The experiences of social partners are important motivators of social action. Can infants use such experiences to make predictions about how social agents will behave? Sixteen-month-old infants were introduced to two social pairs. Initial events established within-pair cooperation as well as between-pair conflict involving an individual from each pair. Following these events, infants looked longer when between-pair members who had never previously interacted now cooperated - instead of conflicted - with each other. Thus, infants tracked the third-person allegiances and inferred that the conflict would generalize across social partnerships. These findings demonstrate a critical feature of early social cognition and promote needed, further research on the role of social allegiances in social cognition across development.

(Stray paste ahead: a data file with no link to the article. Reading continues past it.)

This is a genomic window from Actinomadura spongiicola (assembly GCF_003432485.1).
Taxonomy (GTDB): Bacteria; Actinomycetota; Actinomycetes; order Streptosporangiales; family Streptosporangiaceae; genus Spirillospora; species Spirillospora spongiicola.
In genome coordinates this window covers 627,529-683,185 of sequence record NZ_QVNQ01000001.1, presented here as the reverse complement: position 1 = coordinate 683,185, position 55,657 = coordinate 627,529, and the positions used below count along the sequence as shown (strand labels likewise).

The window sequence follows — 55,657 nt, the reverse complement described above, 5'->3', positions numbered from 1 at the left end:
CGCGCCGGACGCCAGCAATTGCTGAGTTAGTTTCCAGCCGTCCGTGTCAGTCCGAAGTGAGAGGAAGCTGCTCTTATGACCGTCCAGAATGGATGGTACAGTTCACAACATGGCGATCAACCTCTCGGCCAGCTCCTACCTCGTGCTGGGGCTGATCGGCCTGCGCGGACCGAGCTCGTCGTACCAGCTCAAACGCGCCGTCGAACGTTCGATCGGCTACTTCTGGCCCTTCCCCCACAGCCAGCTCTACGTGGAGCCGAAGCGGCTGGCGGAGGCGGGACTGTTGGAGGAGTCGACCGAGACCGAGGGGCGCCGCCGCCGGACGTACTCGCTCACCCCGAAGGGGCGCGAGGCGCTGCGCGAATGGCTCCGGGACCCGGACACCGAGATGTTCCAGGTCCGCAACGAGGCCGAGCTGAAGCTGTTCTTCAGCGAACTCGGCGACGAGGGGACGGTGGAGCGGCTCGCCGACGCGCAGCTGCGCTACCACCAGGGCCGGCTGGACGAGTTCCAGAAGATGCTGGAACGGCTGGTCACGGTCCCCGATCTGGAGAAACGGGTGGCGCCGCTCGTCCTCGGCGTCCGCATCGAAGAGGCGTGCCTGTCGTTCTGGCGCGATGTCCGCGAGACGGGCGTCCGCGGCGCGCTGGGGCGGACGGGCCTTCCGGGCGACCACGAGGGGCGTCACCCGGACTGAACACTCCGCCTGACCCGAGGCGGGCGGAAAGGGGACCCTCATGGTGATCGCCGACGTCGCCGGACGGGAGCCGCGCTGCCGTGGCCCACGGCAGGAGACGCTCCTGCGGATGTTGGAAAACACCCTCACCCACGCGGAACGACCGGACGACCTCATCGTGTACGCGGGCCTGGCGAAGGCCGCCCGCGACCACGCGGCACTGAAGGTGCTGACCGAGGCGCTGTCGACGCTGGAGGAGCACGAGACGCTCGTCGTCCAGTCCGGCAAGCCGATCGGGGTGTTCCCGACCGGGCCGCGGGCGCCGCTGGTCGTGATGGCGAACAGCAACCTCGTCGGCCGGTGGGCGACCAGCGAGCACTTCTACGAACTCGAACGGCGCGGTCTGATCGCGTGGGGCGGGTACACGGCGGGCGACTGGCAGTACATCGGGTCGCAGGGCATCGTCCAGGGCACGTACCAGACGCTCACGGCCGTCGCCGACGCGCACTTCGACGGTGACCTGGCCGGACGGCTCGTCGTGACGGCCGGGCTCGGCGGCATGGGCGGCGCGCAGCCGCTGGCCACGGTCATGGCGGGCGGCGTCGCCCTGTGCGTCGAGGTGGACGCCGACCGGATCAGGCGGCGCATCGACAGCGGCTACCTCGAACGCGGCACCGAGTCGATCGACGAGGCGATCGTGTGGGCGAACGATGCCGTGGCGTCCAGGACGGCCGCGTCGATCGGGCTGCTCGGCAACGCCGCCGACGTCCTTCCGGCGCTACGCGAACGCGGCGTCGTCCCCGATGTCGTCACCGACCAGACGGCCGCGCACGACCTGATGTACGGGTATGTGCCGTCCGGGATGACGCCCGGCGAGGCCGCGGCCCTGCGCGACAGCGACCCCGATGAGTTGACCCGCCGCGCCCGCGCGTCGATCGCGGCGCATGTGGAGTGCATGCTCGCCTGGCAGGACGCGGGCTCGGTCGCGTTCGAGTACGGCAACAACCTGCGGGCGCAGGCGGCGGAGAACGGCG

ASJC Scopus subject areas
- Developmental and Educational Psychology
- Cognitive Neuroscience